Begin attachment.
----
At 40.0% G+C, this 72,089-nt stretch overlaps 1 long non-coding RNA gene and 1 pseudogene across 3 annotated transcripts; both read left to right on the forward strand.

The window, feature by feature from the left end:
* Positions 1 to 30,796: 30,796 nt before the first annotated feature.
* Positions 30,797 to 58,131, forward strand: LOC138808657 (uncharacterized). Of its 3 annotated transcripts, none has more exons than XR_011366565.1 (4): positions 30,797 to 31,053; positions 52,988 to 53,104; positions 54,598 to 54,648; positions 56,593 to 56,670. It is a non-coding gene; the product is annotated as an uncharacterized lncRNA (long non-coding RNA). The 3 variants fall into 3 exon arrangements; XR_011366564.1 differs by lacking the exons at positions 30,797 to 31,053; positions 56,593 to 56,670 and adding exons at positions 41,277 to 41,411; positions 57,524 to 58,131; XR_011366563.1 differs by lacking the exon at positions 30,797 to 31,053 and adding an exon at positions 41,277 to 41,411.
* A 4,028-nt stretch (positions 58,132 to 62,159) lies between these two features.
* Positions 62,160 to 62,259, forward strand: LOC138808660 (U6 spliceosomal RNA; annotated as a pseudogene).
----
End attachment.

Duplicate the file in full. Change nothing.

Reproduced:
At 40.0% G+C, this 72,089-nt stretch overlaps 1 long non-coding RNA gene and 1 pseudogene across 3 annotated transcripts; both read left to right on the forward strand.

The window, feature by feature from the left end:
* Positions 1 to 30,796: 30,796 nt before the first annotated feature.
* Positions 30,797 to 58,131, forward strand: LOC138808657 (uncharacterized). Of its 3 annotated transcripts, none has more exons than XR_011366565.1 (4): positions 30,797 to 31,053; positions 52,988 to 53,104; positions 54,598 to 54,648; positions 56,593 to 56,670. It is a non-coding gene; the product is annotated as an uncharacterized lncRNA (long non-coding RNA). The 3 variants fall into 3 exon arrangements; XR_011366564.1 differs by lacking the exons at positions 30,797 to 31,053; positions 56,593 to 56,670 and adding exons at positions 41,277 to 41,411; positions 57,524 to 58,131; XR_011366563.1 differs by lacking the exon at positions 30,797 to 31,053 and adding an exon at positions 41,277 to 41,411.
* A 4,028-nt stretch (positions 58,132 to 62,159) lies between these two features.
* Positions 62,160 to 62,259, forward strand: LOC138808660 (U6 spliceosomal RNA; annotated as a pseudogene).